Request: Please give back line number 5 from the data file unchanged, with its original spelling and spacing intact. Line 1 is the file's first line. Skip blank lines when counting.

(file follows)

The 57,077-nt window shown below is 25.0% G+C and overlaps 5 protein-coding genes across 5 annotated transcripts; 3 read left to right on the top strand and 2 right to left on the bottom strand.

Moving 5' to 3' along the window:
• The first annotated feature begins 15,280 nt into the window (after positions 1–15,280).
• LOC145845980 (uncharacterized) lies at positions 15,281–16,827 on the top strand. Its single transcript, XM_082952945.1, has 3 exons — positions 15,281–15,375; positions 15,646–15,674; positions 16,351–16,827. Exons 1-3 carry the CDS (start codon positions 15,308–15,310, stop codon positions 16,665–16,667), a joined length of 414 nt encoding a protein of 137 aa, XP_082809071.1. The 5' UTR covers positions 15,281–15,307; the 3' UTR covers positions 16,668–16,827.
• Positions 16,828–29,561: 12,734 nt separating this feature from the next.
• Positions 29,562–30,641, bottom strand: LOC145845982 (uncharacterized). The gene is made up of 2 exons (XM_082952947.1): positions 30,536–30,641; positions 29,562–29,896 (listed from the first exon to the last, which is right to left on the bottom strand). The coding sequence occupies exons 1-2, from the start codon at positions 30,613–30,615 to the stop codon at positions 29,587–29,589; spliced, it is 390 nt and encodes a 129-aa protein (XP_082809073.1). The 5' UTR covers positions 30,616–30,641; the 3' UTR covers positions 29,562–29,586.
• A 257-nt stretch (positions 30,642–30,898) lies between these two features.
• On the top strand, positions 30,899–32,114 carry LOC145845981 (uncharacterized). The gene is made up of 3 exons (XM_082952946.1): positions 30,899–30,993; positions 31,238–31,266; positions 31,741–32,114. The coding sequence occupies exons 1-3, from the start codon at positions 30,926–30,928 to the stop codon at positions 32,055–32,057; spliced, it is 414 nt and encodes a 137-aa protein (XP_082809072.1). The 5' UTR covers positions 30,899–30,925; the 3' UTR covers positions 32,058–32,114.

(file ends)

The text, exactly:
• Positions 16,828–29,561: 12,734 nt separating this feature from the next.